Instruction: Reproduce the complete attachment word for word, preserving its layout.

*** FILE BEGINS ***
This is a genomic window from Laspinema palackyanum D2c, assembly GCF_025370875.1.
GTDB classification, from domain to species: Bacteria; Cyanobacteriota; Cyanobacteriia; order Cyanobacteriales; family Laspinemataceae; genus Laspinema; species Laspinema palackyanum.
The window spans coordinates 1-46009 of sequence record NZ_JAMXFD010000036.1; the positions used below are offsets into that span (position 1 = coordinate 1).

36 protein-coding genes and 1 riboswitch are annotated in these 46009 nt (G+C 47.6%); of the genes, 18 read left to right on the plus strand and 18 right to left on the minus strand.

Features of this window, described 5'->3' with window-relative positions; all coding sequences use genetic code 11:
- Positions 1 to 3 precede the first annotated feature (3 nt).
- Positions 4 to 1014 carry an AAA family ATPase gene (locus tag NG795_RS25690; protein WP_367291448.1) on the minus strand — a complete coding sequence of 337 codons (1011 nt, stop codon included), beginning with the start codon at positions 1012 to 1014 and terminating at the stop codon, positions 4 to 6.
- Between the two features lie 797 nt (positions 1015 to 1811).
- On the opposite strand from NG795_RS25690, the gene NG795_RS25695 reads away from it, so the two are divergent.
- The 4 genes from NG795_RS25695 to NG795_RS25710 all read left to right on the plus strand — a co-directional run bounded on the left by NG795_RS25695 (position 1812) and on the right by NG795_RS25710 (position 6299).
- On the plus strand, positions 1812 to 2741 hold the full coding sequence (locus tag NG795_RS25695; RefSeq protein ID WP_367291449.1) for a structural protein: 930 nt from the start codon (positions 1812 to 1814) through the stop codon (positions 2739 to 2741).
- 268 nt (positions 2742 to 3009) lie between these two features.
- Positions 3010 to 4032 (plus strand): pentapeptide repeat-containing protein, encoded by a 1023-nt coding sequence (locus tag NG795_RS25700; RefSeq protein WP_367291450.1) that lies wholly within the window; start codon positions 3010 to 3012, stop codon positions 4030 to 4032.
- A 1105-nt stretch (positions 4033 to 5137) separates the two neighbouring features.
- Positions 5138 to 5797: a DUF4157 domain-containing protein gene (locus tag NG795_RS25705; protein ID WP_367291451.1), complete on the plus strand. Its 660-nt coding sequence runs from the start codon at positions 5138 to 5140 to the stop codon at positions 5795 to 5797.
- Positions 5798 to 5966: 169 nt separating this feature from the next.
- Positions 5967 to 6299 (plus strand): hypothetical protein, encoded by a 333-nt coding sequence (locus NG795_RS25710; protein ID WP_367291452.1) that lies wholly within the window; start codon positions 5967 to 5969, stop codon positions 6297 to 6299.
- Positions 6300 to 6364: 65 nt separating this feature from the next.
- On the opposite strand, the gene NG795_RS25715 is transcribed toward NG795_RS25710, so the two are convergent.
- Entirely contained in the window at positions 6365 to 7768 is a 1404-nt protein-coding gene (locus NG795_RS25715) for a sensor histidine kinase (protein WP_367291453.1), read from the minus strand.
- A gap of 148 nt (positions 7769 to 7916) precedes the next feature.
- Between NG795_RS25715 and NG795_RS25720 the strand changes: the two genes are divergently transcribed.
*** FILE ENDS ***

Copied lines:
This is a genomic window from Laspinema palackyanum D2c, assembly GCF_025370875.1.
GTDB classification, from domain to species: Bacteria; Cyanobacteriota; Cyanobacteriia; order Cyanobacteriales; family Laspinemataceae; genus Laspinema; species Laspinema palackyanum.
The window spans coordinates 1-46009 of sequence record NZ_JAMXFD010000036.1; the positions used below are offsets into that span (position 1 = coordinate 1).

36 protein-coding genes and 1 riboswitch are annotated in these 46009 nt (G+C 47.6%); of the genes, 18 read left to right on the plus strand and 18 right to left on the minus strand.

Features of this window, described 5'->3' with window-relative positions; all coding sequences use genetic code 11:
- Positions 1 to 3 precede the first annotated feature (3 nt).
- Positions 4 to 1014 carry an AAA family ATPase gene (locus tag NG795_RS25690; protein WP_367291448.1) on the minus strand — a complete coding sequence of 337 codons (1011 nt, stop codon included), beginning with the start codon at positions 1012 to 1014 and terminating at the stop codon, positions 4 to 6.
- Between the two features lie 797 nt (positions 1015 to 1811).
- On the opposite strand from NG795_RS25690, the gene NG795_RS25695 reads away from it, so the two are divergent.
- The 4 genes from NG795_RS25695 to NG795_RS25710 all read left to right on the plus strand — a co-directional run bounded on the left by NG795_RS25695 (position 1812) and on the right by NG795_RS25710 (position 6299).
- On the plus strand, positions 1812 to 2741 hold the full coding sequence (locus tag NG795_RS25695; RefSeq protein ID WP_367291449.1) for a structural protein: 930 nt from the start codon (positions 1812 to 1814) through the stop codon (positions 2739 to 2741).
- 268 nt (positions 2742 to 3009) lie between these two features.
- Positions 3010 to 4032 (plus strand): pentapeptide repeat-containing protein, encoded by a 1023-nt coding sequence (locus tag NG795_RS25700; RefSeq protein WP_367291450.1) that lies wholly within the window; start codon positions 3010 to 3012, stop codon positions 4030 to 4032.
- A 1105-nt stretch (positions 4033 to 5137) separates the two neighbouring features.
- Positions 5138 to 5797: a DUF4157 domain-containing protein gene (locus tag NG795_RS25705; protein ID WP_367291451.1), complete on the plus strand. Its 660-nt coding sequence runs from the start codon at positions 5138 to 5140 to the stop codon at positions 5795 to 5797.
- Positions 5798 to 5966: 169 nt separating this feature from the next.
- Positions 5967 to 6299 (plus strand): hypothetical protein, encoded by a 333-nt coding sequence (locus NG795_RS25710; protein ID WP_367291452.1) that lies wholly within the window; start codon positions 5967 to 5969, stop codon positions 6297 to 6299.
- Positions 6300 to 6364: 65 nt separating this feature from the next.
- On the opposite strand, the gene NG795_RS25715 is transcribed toward NG795_RS25710, so the two are convergent.
- Entirely contained in the window at positions 6365 to 7768 is a 1404-nt protein-coding gene (locus NG795_RS25715) for a sensor histidine kinase (protein WP_367291453.1), read from the minus strand.
- A gap of 148 nt (positions 7769 to 7916) precedes the next feature.
- Between NG795_RS25715 and NG795_RS25720 the strand changes: the two genes are divergently transcribed.